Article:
I am diagnosing a 22 year old UPS (APC 1400RM) problem, the big transformer (430-7140A) is getting very hot yet the UPS works and self test reports fine. I suspect something is going to fail soon and destroy some parts, so I want to diagnose and replace a failing part to prevent disaster.

I suspect the windings of the transformer may be starting to short (not enough to cause outright failure, but I can smell the varnish melting and it is VERY hot to touch). I have an inductive ammeter which I thought might help me diagnose this.

I can't find the transformer in the circuit diagram so I'm trying to understand what it does. On one side there are 2 thick wires which attach to (heat sink) plates connected to transistors. on the other side are 4 thinner wires which go to the circuit board. Would wire size tell me which side is primary/secondary? Next, is it possible to use my inductive ammeter to determine if it's starting to short? Again, it's still functional so I don't expect a 0 ohm short...

I can't find any specs on this transformer as I suspected it was made exclusively for APC. Is there another test I can do? (capacitance or resistance which might indicate a problem?)

(I checked the caps while still in the circuit and none are shorted, and none are swollen).

  • 1
    \$\begingroup\$ An alternate explanation for a hot transformer is excessive load. The transformer may be just fine - Is anything else in the product also getting hot??? Try disconnecting the battery. If this is a UPS and it has a lead acid battery, it's years past its prime. \$\endgroup\$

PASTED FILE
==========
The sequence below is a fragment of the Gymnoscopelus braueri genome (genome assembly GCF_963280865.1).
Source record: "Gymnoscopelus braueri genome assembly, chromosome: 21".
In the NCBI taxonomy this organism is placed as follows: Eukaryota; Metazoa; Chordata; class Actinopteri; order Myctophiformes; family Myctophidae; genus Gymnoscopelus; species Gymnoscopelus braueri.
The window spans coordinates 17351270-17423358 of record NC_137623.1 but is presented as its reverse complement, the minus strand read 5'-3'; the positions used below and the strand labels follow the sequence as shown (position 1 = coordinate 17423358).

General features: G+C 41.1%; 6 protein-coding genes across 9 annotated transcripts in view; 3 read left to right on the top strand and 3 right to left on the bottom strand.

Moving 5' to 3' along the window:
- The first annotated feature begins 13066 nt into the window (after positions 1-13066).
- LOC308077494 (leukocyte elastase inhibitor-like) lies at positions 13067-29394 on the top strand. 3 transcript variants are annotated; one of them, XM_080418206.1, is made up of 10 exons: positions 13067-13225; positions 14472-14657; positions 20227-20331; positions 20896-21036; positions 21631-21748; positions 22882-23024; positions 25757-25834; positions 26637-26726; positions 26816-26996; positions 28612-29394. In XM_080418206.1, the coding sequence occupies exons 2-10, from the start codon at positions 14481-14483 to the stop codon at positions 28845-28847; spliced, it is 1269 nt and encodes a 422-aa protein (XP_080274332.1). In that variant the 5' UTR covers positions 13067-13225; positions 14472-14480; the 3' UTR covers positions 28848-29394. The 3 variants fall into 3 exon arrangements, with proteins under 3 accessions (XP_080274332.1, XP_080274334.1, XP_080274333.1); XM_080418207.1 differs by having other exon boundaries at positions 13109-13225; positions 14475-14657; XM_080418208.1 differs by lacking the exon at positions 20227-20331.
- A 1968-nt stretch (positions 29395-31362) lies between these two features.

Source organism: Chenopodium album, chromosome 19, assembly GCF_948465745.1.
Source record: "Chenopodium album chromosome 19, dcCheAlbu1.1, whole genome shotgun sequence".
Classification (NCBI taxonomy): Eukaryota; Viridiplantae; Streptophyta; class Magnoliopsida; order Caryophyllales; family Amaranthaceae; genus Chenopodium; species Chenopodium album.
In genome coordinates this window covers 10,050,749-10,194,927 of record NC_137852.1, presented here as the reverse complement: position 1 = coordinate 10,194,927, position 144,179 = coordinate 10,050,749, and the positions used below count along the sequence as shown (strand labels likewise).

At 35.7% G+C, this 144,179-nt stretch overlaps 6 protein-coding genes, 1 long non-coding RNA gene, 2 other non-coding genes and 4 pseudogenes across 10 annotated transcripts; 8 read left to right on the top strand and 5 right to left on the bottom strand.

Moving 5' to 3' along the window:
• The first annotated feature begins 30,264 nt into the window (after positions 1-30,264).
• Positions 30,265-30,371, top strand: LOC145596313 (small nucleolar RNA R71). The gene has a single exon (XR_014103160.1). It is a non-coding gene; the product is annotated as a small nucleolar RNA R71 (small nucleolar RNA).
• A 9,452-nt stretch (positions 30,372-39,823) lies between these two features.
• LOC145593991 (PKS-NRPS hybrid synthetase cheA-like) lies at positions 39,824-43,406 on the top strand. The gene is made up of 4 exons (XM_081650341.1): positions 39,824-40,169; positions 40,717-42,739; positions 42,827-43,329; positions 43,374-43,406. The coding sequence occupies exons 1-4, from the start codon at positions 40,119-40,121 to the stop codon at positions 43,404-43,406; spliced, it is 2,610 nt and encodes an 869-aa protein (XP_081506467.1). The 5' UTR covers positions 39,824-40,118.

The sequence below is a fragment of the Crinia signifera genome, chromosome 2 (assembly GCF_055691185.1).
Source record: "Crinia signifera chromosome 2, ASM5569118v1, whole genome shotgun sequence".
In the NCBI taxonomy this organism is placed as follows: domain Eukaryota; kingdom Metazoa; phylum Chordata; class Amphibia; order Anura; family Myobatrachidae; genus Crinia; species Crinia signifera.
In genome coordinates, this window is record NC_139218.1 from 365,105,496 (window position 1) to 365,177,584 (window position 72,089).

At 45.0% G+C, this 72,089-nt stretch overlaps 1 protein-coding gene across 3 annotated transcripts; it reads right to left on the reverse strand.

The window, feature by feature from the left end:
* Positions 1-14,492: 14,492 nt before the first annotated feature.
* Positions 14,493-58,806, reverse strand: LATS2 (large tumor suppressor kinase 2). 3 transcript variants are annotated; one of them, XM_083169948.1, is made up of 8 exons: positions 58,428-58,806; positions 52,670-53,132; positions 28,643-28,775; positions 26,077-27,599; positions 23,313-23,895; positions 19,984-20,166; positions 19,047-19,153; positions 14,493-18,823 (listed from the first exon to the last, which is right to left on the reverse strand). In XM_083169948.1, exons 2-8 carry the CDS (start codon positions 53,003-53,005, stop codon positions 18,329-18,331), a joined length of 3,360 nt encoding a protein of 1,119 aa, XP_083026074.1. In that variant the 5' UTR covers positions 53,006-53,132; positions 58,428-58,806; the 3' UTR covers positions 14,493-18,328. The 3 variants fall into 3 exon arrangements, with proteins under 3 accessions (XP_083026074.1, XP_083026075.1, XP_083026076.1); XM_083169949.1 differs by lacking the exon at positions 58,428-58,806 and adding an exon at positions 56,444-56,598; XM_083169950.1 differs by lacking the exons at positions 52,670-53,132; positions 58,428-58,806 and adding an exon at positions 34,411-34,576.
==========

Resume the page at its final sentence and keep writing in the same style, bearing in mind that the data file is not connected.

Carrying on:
– Kyle B
    Jan 4, 2023 at 6:09
  • \$\begingroup\$ The batteries are new, but even with the batteries disconnected the transformer is very hot. \$\endgroup\$
    – TSG
    Jan 4, 2023 at 14:28

1 Answer 1


Hot transformers usually happen when some diodes or semiconductor switches short out. The transformer in those UPSes is fairly robust and shouldn't fail unprovoked. If anything, the transformer has not failed but is working hard against another fault. Simple test: get another of those UPSes, and swap out the transformer. Most should be easy to disconnect by removing connectors, including connecting screws for high current paths.

If the transformer itself has failed, then you need a replacement transformer - scavenged from another UPS, perhaps a junked/non-working one. So to either exclude the transformer in an easy way, or condemn it, you'll need another transformer anyway.

If you can't get another transformer quickly, start by measuring all the active components that form the switched current paths around the transformer - any diodes and transistors/mosfets.

  • \$\begingroup\$ I don't have access to another similar UPS for references. I could order another transformer ($150 on ebay) but I wan't to avoid to much investment in 20+ year old UPS. I tested 8 big transistors (on heatsinks) while in place and resistance across leads is the same on similar transistors. Diodes report ok (while connected). Is it safe to run the UPS with secondary of the transformer disconnected? If so, then if transformer is hot then it would mean short in ups? \$\endgroup\$
    – TSG
    Jan 4, 2023 at 15:54

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